The National Monument to Vittorio Emanuele II is indicated with two other expressions: “Mole del Vittoriano” and “Altare della Patria“, which from the inauguration to today are the most used to define the monument.
International competitions were held for the construction of the Altare della Patria, one in 1880 and one in 1882, but in the end the project by Giuseppe Sacconi was chosen.
Initially the monument was to be made of travertine but was later replaced with the very white Botticino from Brescia. To give greater value and visibility to the monument, the medieval and Renaissance quarters, the Tower of Paolo III and the Ara Coeli convent were also demolished.
The structure of the Altare della Patria is built according to an ascending path that, through terraces and stairways, rises to the lateral temples up to the imposing neo-classical style portico with a Corinthian colonnade, surmounted by the bronze quadrigas representing the allegory of the Unity of the Fatherland and of Liberty. There are also two fountains thatrepresent respectively the Adriatic coast (Leone di San Marco) and the Tyrrhenian coast (Lupadi Roma and sirena Partenope).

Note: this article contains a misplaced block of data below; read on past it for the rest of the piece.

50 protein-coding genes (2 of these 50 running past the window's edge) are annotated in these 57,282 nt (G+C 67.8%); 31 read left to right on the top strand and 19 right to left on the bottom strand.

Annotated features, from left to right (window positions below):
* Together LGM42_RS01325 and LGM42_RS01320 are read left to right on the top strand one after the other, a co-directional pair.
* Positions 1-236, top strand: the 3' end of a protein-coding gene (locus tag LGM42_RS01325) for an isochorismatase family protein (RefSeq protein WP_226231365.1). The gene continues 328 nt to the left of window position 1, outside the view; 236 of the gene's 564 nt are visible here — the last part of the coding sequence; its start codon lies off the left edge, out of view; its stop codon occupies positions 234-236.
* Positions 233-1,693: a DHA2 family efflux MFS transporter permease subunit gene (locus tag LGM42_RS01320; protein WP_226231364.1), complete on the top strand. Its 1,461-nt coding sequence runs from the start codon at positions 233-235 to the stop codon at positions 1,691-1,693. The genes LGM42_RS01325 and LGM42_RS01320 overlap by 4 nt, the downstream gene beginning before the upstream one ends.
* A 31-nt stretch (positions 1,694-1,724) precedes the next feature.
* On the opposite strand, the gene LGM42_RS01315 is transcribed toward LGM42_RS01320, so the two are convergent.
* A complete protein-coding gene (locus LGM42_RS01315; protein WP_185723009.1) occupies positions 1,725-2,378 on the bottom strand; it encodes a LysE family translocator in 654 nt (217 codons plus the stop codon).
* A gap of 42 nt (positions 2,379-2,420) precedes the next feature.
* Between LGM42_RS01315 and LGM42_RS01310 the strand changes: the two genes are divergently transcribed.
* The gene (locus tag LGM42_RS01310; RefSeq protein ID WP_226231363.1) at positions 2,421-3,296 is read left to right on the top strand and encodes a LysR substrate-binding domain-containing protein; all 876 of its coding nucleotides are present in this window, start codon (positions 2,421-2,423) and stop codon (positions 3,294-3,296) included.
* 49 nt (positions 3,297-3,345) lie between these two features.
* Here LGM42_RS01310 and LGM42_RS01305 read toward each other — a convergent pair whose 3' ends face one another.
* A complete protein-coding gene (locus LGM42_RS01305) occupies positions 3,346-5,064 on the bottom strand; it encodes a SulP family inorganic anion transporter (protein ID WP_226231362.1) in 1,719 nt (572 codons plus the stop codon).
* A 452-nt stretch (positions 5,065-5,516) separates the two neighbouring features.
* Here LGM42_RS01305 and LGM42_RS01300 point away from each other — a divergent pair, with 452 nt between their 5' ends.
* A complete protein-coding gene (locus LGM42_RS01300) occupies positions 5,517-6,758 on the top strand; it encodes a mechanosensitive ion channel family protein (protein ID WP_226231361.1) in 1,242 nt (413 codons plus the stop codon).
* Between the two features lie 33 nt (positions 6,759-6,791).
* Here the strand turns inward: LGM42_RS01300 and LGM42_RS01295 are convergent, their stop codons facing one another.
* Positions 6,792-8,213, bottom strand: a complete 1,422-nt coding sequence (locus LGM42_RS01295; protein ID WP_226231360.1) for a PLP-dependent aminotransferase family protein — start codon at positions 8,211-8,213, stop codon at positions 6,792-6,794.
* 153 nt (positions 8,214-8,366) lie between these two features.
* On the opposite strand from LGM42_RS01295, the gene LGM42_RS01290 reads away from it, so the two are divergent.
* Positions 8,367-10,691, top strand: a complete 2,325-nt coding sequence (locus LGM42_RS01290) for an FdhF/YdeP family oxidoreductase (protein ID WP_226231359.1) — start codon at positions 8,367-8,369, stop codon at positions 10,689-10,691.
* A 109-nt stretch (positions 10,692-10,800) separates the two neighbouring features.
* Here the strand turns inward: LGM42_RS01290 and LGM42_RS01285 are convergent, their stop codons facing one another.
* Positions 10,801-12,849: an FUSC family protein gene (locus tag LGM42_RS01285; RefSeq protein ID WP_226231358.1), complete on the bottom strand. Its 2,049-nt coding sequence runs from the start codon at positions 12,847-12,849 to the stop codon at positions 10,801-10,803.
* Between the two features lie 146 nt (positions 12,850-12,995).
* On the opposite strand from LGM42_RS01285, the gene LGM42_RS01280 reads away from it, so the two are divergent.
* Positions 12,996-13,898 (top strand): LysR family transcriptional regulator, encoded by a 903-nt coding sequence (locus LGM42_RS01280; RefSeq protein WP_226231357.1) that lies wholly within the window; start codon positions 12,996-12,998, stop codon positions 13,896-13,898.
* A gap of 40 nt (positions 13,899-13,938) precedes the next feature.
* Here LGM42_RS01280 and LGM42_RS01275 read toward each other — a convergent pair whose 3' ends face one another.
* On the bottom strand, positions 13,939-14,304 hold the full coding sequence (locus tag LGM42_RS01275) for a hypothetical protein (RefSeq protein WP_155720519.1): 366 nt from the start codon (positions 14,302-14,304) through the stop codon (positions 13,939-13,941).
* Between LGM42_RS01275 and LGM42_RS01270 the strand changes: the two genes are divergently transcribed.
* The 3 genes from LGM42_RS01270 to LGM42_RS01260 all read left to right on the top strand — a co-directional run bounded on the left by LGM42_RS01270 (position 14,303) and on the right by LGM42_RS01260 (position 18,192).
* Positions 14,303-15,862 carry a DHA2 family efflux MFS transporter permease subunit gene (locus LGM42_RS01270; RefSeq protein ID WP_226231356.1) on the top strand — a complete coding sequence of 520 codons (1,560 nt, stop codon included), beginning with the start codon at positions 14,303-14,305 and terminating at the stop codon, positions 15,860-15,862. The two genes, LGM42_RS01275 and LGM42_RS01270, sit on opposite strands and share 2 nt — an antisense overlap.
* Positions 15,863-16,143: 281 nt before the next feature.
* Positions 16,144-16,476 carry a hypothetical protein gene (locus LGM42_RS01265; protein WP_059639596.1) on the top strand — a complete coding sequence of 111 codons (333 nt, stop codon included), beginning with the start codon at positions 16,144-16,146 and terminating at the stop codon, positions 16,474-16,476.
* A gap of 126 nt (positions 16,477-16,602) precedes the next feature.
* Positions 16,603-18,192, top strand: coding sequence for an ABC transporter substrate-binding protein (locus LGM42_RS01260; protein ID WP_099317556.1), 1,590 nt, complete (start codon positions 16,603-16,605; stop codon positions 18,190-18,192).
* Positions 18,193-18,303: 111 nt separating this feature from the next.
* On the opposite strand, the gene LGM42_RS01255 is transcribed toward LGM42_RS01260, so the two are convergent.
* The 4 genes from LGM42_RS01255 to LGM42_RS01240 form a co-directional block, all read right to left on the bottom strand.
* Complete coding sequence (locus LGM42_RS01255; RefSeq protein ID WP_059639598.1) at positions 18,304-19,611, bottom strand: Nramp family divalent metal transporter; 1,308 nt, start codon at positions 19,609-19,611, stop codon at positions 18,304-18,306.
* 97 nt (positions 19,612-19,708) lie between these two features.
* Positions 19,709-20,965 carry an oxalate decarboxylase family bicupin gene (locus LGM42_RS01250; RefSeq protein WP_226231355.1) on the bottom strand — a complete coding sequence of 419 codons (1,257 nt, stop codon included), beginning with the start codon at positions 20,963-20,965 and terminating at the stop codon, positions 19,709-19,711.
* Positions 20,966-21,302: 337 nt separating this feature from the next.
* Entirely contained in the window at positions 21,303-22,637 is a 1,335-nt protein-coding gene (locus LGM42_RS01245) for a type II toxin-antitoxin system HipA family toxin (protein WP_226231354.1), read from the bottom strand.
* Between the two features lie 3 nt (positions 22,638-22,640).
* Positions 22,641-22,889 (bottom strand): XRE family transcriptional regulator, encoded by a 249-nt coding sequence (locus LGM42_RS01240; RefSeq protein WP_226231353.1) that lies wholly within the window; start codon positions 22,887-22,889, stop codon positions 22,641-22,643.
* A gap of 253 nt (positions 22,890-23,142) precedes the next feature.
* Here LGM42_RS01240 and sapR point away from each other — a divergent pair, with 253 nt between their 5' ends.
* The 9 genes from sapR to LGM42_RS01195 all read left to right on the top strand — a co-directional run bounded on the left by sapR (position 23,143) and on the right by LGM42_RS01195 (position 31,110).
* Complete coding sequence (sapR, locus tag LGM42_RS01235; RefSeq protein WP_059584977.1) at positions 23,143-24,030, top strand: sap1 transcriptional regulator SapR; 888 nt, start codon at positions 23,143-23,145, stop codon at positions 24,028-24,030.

On June 4th 1911, the imposing equestrian statue of King Vittorio Emanuele II made of gilded bronze was added to the Altare della patria on the occasion of the International Exhibition for the 50th anniversary of the Unification of Italy.
In 1921 when the Unknown Soldier (read the story here) was buried under the statue ofthe Goddess Roma in the part of the Vittoriano it was called “Altare della Patria”.
Even if the Altare della Patria constitutes only a part of it, often the entire complex of the Vittoriano also identified with this name.Inside the Altare della Patria is the Museum of the Risorgimento which also includes the Shrine of the Flags, a place where the war flags of the dissolved military units, naval units, the banners of military institutes and armed corps of the State are collected and kept.